- by New Deal democrat
Time for the monthly update of the Labor Market Conditions Index and JOLTs report. Both of these give more in-depth data on the jobs market. The reported lags one month, so this week's reports were for February. While both of these have some merit as leading indicators, the former is recently constructed and back-fitted, so this is the first "real-time" business cycle it is reporting on. The latter is less than 20 years old, and covers only one complete labor market cycle. Bottom line: while both are useful, have grains of salt handy.
First, let's take a look at this morning's JOLTs report. While most people focus on openings (blue in the graph below), it is not really "hard" data, since companies can advertise openings solely for the purpose of collecting resumes. They might also not be receiving applicants because the pay they are offering is too low. Thus, I prefer to focus on actual hires (red). Anyway, here are both:
Both have trended up in the last couple of months, although not strongly. Overall, the trend in both has been sideways for about the last 18 months, reminiscent of 2005-06. Like so much else, late cycle but not indicative of any imminent downturn.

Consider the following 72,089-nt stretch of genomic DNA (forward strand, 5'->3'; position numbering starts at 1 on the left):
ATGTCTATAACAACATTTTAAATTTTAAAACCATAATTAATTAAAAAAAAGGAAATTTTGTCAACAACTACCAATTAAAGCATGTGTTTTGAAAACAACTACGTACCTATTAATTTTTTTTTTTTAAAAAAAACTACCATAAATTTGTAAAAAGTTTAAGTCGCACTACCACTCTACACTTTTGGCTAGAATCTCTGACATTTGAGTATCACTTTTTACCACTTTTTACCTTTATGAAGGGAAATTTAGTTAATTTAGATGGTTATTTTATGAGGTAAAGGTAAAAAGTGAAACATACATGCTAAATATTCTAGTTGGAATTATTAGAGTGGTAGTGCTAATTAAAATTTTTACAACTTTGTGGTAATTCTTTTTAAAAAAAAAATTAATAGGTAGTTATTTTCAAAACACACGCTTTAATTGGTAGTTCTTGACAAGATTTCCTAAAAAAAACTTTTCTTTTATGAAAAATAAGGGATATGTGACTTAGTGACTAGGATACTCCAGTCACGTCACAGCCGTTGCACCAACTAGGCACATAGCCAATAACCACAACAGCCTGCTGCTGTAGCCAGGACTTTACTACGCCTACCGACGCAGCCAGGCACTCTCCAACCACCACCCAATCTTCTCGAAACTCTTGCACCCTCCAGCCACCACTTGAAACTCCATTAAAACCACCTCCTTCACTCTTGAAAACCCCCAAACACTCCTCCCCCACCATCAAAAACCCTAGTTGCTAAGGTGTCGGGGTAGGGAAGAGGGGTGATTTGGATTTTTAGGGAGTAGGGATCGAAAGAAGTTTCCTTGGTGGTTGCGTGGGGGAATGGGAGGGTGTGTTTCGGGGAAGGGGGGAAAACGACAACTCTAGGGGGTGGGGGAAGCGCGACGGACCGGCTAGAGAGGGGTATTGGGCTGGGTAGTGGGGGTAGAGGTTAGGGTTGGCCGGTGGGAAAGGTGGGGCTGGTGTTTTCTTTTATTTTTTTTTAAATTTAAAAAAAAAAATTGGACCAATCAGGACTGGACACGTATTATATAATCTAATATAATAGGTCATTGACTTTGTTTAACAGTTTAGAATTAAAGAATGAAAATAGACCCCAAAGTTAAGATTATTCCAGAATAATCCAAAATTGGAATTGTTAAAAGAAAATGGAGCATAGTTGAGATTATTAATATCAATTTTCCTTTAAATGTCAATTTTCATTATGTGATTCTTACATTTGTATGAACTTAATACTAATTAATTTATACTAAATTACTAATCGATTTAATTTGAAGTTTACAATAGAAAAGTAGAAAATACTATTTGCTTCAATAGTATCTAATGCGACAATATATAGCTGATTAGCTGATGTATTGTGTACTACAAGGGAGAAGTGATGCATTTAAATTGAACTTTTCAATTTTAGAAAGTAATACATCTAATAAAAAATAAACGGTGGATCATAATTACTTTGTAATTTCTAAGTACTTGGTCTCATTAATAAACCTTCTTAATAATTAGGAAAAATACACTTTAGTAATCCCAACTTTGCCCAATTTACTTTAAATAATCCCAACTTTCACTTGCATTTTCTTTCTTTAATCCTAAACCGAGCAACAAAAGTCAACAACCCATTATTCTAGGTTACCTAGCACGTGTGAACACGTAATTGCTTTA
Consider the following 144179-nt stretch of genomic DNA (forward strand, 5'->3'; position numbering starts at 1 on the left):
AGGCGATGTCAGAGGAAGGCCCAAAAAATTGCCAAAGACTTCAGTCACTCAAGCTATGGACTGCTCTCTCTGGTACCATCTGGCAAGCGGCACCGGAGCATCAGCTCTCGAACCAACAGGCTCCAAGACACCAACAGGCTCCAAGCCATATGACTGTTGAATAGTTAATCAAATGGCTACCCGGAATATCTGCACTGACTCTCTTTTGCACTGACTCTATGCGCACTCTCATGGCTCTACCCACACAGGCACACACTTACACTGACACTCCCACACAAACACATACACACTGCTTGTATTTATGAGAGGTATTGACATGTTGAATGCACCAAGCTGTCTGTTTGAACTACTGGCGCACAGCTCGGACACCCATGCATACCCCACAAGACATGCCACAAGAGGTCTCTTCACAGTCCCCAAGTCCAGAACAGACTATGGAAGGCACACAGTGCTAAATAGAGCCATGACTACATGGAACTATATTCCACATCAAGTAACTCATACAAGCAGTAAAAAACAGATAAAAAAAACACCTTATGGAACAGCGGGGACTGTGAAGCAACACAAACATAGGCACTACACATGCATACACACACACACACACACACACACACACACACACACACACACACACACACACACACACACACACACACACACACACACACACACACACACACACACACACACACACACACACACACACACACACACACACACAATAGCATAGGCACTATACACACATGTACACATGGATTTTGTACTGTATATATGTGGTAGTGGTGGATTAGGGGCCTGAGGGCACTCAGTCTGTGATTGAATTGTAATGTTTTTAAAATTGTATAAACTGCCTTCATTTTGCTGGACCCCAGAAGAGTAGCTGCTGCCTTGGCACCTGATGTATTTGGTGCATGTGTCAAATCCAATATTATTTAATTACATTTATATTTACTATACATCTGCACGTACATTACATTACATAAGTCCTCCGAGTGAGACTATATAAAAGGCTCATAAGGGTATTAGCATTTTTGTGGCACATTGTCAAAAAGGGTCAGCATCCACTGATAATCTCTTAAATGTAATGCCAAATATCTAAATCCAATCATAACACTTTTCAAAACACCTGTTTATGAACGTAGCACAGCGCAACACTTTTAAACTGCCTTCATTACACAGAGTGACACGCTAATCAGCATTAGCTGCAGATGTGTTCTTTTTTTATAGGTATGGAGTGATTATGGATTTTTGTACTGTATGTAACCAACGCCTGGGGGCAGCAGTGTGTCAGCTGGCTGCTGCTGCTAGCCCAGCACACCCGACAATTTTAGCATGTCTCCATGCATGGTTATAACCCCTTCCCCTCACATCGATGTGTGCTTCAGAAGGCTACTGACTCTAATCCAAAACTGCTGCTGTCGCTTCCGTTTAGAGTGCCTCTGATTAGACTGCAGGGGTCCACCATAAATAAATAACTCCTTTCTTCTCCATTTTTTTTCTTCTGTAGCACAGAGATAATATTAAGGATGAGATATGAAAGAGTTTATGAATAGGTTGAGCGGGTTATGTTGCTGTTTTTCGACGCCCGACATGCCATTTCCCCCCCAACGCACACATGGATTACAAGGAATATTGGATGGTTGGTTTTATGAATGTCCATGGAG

The trend in quits looks a little more positive:
So that's good.
Turning to the Labor Market Conditions Index, this has been weakly positive or even slightly negative since the beginning of 2016:
As constructed, it has typically had negative values for about a year before any recession, and usually at least to -5 before one is imminent. So no recession this year is indicated.
Oddly, FRED only shows the value of the m/m "change" in the index. Doug Short has the history of the absolute values:
Note in the 1980s and 1990s, there were brief downturns without there being any recessions. This coincided with Fed tightening and loosening within an expansion. What we've been seeing from this index looks once again like late cycle, but with no downturn imminent.